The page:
How Mexico also separates Central American migrant families
July 9, 2018 01:32 PM NPT
Honduran migrant children at the Senda de Vida migrant shelter in Reynosa, Tamaulipas state, Mexico, June 2018. | Photo: Reuters
REYNOSA, July 9: Since 2012, Mexican authorities have put 138,000 migrant children in detention centers where they must await deportation, sometimes separated from their parents.
Mexico has detained 138,000 migrant children trying to reach the United States under President Enrique Peña Nieto's administration, adopting similar tactics to U.S. President Donald Trump's reviled 'zero-tolerance' immigration policy north of the border: separating children from their parents.
Trump's policy sparked international outrage when it was revealed migrant children were being kept in inhumane conditions in cages, having been forcibly separated from their families.
Of the 138,000 children put in similar detention centers in Mexico, 97 percent are from Central America, mainly Honduras, El Salvador and Guatemala, and 65,000 were traveling alone.
Entering Mexico without documentation is not considered a crime, but migrants face detention during the administrative process leading to deportation.
When caught by immigration authorities they are first sent to one of 46 provisional detention centers, then one of six migrant concentration centers, where children are sometimes separated from their families.
Children younger than eight are generally allowed to remain with their mothers, but older children are held separately in adult detention. Girls traveling alone with their fathers are sent to other facilities to prevent abuse, regardless of age.
Authorities try not to separate families, but various circumstances mean the practice has been commonplace.
"It's a general practice. There are some moments during the day in which they allow them to be together. That's different," Miguel Paz, of the Citizen's Council of the Migration National Institute (CCINM), told BBC Mundo.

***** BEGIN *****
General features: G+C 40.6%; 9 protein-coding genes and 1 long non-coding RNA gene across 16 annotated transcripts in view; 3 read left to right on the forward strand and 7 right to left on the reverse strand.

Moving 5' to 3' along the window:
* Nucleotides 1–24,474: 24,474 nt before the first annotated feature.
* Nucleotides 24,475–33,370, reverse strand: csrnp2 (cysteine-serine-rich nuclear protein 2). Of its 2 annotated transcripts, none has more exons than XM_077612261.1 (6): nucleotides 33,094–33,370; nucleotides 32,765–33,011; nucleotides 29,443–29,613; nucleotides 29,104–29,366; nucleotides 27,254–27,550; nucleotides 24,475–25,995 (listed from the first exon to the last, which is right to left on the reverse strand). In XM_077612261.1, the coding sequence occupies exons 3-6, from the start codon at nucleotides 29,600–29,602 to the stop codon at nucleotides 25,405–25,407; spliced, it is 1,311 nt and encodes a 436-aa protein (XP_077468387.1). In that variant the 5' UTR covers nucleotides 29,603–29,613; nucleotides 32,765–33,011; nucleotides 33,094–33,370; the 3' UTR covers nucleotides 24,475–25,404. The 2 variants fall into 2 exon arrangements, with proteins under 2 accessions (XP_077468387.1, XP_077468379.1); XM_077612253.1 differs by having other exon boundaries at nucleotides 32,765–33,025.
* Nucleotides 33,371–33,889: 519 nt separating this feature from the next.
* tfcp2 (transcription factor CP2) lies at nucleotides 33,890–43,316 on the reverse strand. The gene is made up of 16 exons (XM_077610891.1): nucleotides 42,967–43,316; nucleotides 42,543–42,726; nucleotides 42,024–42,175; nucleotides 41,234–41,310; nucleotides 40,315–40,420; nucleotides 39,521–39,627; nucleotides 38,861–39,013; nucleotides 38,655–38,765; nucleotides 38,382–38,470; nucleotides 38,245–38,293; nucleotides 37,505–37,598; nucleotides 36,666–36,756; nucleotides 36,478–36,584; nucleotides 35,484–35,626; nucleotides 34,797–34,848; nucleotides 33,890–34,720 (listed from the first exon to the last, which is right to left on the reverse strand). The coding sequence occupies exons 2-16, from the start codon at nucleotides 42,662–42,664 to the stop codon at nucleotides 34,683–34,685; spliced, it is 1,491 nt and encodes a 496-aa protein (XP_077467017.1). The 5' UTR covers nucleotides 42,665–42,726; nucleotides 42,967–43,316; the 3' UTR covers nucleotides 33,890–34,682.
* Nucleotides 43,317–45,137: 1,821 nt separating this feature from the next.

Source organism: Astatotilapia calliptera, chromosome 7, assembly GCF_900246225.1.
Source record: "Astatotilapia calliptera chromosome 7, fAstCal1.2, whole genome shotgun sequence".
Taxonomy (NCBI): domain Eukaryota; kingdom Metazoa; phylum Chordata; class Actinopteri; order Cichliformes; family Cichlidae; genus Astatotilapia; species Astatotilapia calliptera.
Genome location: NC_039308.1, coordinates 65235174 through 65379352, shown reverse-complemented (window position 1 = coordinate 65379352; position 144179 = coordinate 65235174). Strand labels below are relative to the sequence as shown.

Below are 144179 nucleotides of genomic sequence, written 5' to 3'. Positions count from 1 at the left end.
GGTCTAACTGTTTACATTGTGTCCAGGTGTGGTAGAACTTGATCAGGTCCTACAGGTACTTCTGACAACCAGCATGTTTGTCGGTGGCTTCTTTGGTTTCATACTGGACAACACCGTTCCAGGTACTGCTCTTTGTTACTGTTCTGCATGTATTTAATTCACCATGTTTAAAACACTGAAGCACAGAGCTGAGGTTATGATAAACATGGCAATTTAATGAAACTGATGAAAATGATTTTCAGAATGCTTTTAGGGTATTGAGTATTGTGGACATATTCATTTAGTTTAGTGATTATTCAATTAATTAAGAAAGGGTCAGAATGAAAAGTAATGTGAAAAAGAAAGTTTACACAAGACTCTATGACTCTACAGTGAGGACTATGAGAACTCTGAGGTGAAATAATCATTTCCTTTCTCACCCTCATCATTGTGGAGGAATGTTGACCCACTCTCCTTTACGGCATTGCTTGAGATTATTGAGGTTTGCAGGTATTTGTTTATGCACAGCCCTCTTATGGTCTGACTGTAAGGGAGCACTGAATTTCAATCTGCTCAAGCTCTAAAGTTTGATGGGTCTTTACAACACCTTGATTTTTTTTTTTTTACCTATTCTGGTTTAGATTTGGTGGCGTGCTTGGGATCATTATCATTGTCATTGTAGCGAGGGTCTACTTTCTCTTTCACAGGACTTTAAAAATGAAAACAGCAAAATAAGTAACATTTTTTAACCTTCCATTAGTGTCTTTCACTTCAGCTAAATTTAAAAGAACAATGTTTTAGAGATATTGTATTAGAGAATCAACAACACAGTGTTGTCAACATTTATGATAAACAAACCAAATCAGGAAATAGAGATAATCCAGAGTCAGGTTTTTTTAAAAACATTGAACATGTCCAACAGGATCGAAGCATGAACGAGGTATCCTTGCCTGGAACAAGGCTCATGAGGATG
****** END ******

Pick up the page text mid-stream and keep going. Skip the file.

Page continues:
"There are moments in some centers in which the whole population is together the whole day. Just in some."
According to Paz, the biggest problem is that in the 17 centers observed by the Citizen's Council, there are no set criteria or standards regarding separation and, as such, authorities act according to individual circumstances.
"They can't go out. They're in permanent confinement conditions," said Paz. "The testimonies are from children and entire families that have been there for four, five or six or more days and didn't know what it was to see daylight, to take some fresh air."
Detained migrants should be kept in detention centers for a couple of hours only during the administrative process, but in reality that process is often prolonged and migrants stay for a week or more.
Liliana Ruvalcaba, from NGO The Life Well, says migrants remain in detention centers from 15 to 30 days on average, depending on their nationality – something migration authorities deny.
Carlos Madrazo, from the Migratory Control and Verification office, says migrants stay in detention centers an average of eight days. During that time, authorities search for better centers for children, such as shelters or civil associations, but many are full.
"If a child or a teenager comes with one of its parents they are not separated. We won't separate families to take them to a shelter outside the center. Family union is preferred," Madrazo told BBC Mundo.
Even those allowed to remain with their parents are often kept in unsuitable conditions. Some centers lack sufficient light, ventilation or daily cleaning supplies. People get sick due to bad sanitary conditions and food. This can lead to serious physical and psychological consequences, especially for children. Central American migrants, moving in a caravan through Mexico, in the open wagon of a freight train in Guanajuato on April 17, 2018. Photo: Reuters
The alternatives to detention, however, are often worse. During their long trip to the Mexico-U.S. border, often through dangerous areas perched on top of cargo trains, migrants risk being sexually abused or kidnapped by human traffickers.
Ruvalcaba said: "Some children hand themselves over. They feel vulnerable and without a chance of reaching their destination. We find trafickers making them sell themselves. We find sexual abuses. Children lost on the road and then found by organized crime."